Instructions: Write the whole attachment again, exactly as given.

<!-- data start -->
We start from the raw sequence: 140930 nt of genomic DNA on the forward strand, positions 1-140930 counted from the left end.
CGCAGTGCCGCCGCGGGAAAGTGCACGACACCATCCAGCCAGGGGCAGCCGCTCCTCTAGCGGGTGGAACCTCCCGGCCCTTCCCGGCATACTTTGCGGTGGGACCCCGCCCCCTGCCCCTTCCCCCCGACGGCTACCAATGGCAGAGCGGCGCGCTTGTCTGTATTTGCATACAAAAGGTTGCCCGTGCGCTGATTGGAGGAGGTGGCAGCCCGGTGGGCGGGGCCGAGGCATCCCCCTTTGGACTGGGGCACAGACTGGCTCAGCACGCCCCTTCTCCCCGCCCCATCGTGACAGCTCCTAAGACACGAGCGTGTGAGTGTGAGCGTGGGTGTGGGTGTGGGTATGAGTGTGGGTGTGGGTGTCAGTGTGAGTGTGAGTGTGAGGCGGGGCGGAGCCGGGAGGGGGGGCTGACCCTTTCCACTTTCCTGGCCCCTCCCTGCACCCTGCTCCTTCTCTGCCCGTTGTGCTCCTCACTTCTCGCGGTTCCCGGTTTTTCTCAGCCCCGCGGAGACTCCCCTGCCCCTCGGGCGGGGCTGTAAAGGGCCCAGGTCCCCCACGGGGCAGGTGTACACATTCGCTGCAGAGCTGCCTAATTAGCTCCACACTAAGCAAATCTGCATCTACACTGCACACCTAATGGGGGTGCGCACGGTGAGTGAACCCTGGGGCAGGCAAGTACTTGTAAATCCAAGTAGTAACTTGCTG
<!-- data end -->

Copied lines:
We start from the raw sequence: 140930 nt of genomic DNA on the forward strand, positions 1-140930 counted from the left end.
CGCAGTGCCGCCGCGGGAAAGTGCACGACACCATCCAGCCAGGGGCAGCCGCTCCTCTAGCGGGTGGAACCTCCCGGCCCTTCCCGGCATACTTTGCGGTGGGACCCCGCCCCCTGCCCCTTCCCCCCGACGGCTACCAATGGCAGAGCGGCGCGCTTGTCTGTATTTGCATACAAAAGGTTGCCCGTGCGCTGATTGGAGGAGGTGGCAGCCCGGTGGGCGGGGCCGAGGCATCCCCCTTTGGACTGGGGCACAGACTGGCTCAGCACGCCCCTTCTCCCCGCCCCATCGTGACAGCTCCTAAGACACGAGCGTGTGAGTGTGAGCGTGGGTGTGGGTGTGGGTATGAGTGTGGGTGTGGGTGTCAGTGTGAGTGTGAGTGTGAGGCGGGGCGGAGCCGGGAGGGGGGGCTGACCCTTTCCACTTTCCTGGCCCCTCCCTGCACCCTGCTCCTTCTCTGCCCGTTGTGCTCCTCACTTCTCGCGGTTCCCGGTTTTTCTCAGCCCCGCGGAGACTCCCCTGCCCCTCGGGCGGGGCTGTAAAGGGCCCAGGTCCCCCACGGGGCAGGTGTACACATTCGCTGCAGAGCTGCCTAATTAGCTCCACACTAAGCAAATCTGCATCTACACTGCACACCTAATGGGGGTGCGCACGGTGAGTGAACCCTGGGGCAGGCAAGTACTTGTAAATCCAAGTAGTAACTTGCTG